$$f_e(K/\phi_e)=f_I(K/\phi_I)$$

where $K$ is now taken as a general energy variable.

In thermal equilibrium, the distribution functions of the electrons and ion will be the same i.e. $f_e=f_I=f$ (it should be given by the Maxwell-Boltzmann distribution, but knowing the exact form is not even required here), which means we have the condition $\phi_e=\phi_I$ (in other words, for electrons and ions of the same kinetic energy to have the same escape rates, they must have the same potential energy) i.e.

$$GMm_e+Qe = GMm_I-Qe$$

and thus

$$Q=\frac{GM}{2e}(m_I-m_e)$$

Inserting the constants for this (with $m_I$ the proton mass) and converting to SI units gives $Q=77$ Coulombs for a star the mass of the sun (this value is identical to the one derived in the paper by Neslusan (which has already been mentioned a couple of times on SE), but I think my derivation here is more straightforward and easier to understand).

It is remarkable that the charge does only depend on the mass of the star and not for instance on the plasma energy.

For the electric field near the surface of the sun at radius $R$ we get therefore from Coulomb's law

$$E=\frac{Q}{R^2} = 1.4\times 10^{-6} \frac{V}{m}$$

(after again converting from cgs to SI units).

This electric field is very small. It means that over the size of an atomic orbit the corresponding electric potential energy varies only by about $10^{-16} eV$. This would change the wavelength of spectral lines only by an amount which is 12 orders of magnitude smaller than the observed width of spectral lines, so spectroscopically this is impossible to detect.

However, as you mentioned the solar wind: the fact that this is observed to be quasi-neutral to a high degree shows trivially that the sun must be positively charged by the amount derived above. If the sun would be perfectly neutral there would be a massive excess of electrons in the solar wind (of course, this would then in turn charge up the sun, so such an assumption would be logically inconsistent in the first place).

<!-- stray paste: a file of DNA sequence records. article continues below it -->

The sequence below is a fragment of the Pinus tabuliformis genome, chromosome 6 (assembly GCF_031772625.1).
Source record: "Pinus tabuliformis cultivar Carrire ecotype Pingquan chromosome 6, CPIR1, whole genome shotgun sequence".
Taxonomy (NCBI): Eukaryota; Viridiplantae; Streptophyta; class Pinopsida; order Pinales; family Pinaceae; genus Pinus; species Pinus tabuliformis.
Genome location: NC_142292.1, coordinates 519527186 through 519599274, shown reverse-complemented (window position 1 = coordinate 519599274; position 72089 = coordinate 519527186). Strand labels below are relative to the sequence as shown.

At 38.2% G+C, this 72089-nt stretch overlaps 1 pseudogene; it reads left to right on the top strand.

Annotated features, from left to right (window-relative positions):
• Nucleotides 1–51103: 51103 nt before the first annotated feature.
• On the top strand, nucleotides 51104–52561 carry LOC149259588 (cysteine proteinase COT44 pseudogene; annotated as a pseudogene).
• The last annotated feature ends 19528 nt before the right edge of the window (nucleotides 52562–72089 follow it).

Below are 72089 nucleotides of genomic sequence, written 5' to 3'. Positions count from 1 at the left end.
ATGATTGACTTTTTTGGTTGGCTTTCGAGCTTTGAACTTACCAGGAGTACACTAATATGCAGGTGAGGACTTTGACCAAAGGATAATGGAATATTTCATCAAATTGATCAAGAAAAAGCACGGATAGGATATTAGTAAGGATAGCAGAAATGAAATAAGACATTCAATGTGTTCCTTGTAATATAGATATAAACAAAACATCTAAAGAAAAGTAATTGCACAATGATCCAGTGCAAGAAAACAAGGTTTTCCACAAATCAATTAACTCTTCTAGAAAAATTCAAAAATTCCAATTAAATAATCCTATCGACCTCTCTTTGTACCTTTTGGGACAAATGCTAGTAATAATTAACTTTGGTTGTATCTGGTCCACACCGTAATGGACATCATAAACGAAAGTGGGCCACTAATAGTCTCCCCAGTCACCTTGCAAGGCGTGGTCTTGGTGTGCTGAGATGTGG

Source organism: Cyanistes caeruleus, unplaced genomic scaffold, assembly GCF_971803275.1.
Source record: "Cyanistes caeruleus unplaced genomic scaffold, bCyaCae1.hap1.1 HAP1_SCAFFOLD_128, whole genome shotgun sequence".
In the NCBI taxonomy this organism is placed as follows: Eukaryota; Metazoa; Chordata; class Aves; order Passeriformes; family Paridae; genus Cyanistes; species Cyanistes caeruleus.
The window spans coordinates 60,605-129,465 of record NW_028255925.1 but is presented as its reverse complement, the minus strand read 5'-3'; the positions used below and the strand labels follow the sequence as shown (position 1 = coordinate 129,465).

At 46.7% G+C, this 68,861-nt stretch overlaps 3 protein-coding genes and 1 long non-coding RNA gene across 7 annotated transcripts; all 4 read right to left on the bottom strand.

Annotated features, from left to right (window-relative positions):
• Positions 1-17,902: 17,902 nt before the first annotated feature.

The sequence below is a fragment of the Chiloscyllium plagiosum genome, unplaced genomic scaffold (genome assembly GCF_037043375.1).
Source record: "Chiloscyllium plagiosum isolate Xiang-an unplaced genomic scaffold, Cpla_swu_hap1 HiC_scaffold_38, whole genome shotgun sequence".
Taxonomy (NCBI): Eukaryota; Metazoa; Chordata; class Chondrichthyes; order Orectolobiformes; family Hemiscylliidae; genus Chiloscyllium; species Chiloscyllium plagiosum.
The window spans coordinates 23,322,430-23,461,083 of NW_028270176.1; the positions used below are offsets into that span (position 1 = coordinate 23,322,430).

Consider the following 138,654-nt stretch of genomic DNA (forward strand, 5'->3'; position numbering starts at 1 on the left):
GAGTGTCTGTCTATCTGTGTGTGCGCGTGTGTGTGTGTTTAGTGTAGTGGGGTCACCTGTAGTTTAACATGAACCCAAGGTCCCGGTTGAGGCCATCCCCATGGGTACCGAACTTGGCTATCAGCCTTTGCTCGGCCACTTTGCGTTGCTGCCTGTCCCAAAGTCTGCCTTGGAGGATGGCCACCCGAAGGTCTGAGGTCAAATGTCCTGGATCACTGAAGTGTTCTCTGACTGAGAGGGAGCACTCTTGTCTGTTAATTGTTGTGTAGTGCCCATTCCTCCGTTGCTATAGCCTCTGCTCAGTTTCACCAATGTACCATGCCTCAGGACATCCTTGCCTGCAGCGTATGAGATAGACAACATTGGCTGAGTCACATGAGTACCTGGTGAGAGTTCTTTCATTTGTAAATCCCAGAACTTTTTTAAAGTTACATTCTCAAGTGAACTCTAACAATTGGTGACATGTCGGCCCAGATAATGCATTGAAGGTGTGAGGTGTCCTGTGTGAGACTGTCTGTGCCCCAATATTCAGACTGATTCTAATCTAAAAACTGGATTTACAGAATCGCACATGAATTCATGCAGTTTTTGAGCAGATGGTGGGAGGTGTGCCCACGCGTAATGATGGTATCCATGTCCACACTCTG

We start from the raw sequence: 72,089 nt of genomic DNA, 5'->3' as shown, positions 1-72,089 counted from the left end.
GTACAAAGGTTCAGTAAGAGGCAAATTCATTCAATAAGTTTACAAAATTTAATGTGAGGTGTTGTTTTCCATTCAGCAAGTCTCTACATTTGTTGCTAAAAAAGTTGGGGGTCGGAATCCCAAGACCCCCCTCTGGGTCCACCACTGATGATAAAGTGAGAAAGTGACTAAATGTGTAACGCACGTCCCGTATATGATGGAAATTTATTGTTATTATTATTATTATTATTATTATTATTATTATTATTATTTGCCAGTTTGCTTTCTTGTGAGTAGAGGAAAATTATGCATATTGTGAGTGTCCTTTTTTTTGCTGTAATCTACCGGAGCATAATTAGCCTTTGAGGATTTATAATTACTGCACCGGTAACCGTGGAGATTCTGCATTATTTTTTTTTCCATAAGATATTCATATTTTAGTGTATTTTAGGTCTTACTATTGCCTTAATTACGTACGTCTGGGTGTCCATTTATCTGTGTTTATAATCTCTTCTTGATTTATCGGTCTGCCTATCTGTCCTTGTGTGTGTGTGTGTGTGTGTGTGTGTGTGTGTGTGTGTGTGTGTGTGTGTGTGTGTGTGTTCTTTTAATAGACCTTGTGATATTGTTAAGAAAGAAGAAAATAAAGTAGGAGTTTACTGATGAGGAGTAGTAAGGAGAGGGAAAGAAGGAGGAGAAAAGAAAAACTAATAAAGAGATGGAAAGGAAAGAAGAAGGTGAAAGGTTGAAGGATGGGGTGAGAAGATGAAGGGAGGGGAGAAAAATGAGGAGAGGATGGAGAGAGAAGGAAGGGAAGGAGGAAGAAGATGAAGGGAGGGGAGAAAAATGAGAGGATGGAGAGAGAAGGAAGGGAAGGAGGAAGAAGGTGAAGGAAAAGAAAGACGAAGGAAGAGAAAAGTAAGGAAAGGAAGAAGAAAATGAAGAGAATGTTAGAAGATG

It should also be of observable relevance for modelling the solar atmosphere, because the electric field, although very small, effectively halves the gravitational acceleration for ionized atoms, hence resulting in twice the density scale height compared to the neutral atmosphere (a fact that is also well known from observations of the earth's ionosphere).

As far as direct direct experimental verification is concerned, one should not overlook the fact that the electrostatic force on an ion is not only $-1/2\times$ the gravitational force near the sun (as follows from the above theoretical consideration) but in principle also at any other distance. At the earth, both should be about a factor $2\times 10^{-5}$ smaller, so the electric field would lead to an acceleration of an ion of about $3\times 10^{-4}$ the earth's gravitational acceleration of $9.81 m/s$. Within a couple of minutes, an ion initially at rest would therefore be accelerated to a speed of the order of $1m/s$ due to the Sun's charge. The problem will obviously be to eliminate any other electric fields whilst avoiding shielding the field by the experimental setup. I don't know whether this is technically feasible in practice, but in principle it should be possible. Gravimeters are considerably more sensitive than this these days, so at least the effect of both the Earth's and the Sun's gravity could easily be subtracted from the observed acceleration.

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  • $\begingroup$ What is the voltage and capacitance of the Sun? And where do all the electrons go, from all the stars in the universe? $\endgroup$ Jul 12 at 2:31
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    $\begingroup$ @KeithMcClary The voltage is given by $1/2$ the gravitational potential energy for a proton near the surface of the sun which is about 2 keV, so the sun must at a voltage of +1kV. With a charge of 77 Coulomb, this results in a capacitance of 0.077 farad. The surplus escaped electrons of all the stars will be in interstellar space. It is only a relatively very small amount though, so probably not detectable in practice. $\endgroup$
    – Thomas
    Jul 13 at 21:35
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    $\begingroup$ This just in: Physicists describe sun's electric field $\endgroup$
    – uhoh
    Jul 14 at 14:56
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    $\begingroup$ @uhoh Right on cue then. The paper is not accessible yet though on the ApJ website(the last issue listed there is from July 10). It doesn't seem to be on arXiv either. $\endgroup$
    – Thomas
    Jul 14 at 20:09